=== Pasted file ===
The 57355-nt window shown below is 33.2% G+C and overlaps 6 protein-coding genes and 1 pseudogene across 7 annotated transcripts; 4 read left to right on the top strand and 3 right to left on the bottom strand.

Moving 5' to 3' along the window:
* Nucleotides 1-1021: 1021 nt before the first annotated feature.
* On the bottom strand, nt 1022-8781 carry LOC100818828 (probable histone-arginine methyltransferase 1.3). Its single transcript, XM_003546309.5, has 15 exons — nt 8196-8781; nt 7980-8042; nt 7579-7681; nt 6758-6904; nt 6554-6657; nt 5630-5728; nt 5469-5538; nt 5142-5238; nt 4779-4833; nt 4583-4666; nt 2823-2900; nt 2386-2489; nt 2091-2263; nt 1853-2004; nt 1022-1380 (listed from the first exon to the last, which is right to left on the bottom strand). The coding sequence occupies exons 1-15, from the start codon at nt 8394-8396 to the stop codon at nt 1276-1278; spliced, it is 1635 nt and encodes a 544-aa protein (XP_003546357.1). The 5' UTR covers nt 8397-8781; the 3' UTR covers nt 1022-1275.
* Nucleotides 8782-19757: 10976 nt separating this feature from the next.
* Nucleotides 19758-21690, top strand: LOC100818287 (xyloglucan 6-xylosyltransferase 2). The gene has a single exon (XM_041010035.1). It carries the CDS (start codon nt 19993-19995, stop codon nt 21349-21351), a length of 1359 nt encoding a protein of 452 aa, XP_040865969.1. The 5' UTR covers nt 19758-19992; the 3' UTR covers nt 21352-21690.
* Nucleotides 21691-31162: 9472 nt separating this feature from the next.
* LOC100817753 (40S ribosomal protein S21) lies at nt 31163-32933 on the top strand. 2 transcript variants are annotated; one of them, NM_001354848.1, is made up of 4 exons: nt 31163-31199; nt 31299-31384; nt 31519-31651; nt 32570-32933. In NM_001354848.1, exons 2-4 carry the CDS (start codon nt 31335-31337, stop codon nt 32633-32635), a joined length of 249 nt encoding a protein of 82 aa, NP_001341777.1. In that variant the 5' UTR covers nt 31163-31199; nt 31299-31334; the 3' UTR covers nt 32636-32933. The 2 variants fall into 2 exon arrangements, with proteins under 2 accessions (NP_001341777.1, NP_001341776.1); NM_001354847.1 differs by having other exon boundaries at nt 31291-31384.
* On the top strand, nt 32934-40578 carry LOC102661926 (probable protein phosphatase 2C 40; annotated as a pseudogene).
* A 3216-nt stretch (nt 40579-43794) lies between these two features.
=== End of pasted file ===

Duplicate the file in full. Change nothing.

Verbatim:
The 57355-nt window shown below is 33.2% G+C and overlaps 6 protein-coding genes and 1 pseudogene across 7 annotated transcripts; 4 read left to right on the top strand and 3 right to left on the bottom strand.

Moving 5' to 3' along the window:
* Nucleotides 1-1021: 1021 nt before the first annotated feature.
* On the bottom strand, nt 1022-8781 carry LOC100818828 (probable histone-arginine methyltransferase 1.3). Its single transcript, XM_003546309.5, has 15 exons — nt 8196-8781; nt 7980-8042; nt 7579-7681; nt 6758-6904; nt 6554-6657; nt 5630-5728; nt 5469-5538; nt 5142-5238; nt 4779-4833; nt 4583-4666; nt 2823-2900; nt 2386-2489; nt 2091-2263; nt 1853-2004; nt 1022-1380 (listed from the first exon to the last, which is right to left on the bottom strand). The coding sequence occupies exons 1-15, from the start codon at nt 8394-8396 to the stop codon at nt 1276-1278; spliced, it is 1635 nt and encodes a 544-aa protein (XP_003546357.1). The 5' UTR covers nt 8397-8781; the 3' UTR covers nt 1022-1275.
* Nucleotides 8782-19757: 10976 nt separating this feature from the next.
* Nucleotides 19758-21690, top strand: LOC100818287 (xyloglucan 6-xylosyltransferase 2). The gene has a single exon (XM_041010035.1). It carries the CDS (start codon nt 19993-19995, stop codon nt 21349-21351), a length of 1359 nt encoding a protein of 452 aa, XP_040865969.1. The 5' UTR covers nt 19758-19992; the 3' UTR covers nt 21352-21690.
* Nucleotides 21691-31162: 9472 nt separating this feature from the next.
* LOC100817753 (40S ribosomal protein S21) lies at nt 31163-32933 on the top strand. 2 transcript variants are annotated; one of them, NM_001354848.1, is made up of 4 exons: nt 31163-31199; nt 31299-31384; nt 31519-31651; nt 32570-32933. In NM_001354848.1, exons 2-4 carry the CDS (start codon nt 31335-31337, stop codon nt 32633-32635), a joined length of 249 nt encoding a protein of 82 aa, NP_001341777.1. In that variant the 5' UTR covers nt 31163-31199; nt 31299-31334; the 3' UTR covers nt 32636-32933. The 2 variants fall into 2 exon arrangements, with proteins under 2 accessions (NP_001341777.1, NP_001341776.1); NM_001354847.1 differs by having other exon boundaries at nt 31291-31384.
* On the top strand, nt 32934-40578 carry LOC102661926 (probable protein phosphatase 2C 40; annotated as a pseudogene).
* A 3216-nt stretch (nt 40579-43794) lies between these two features.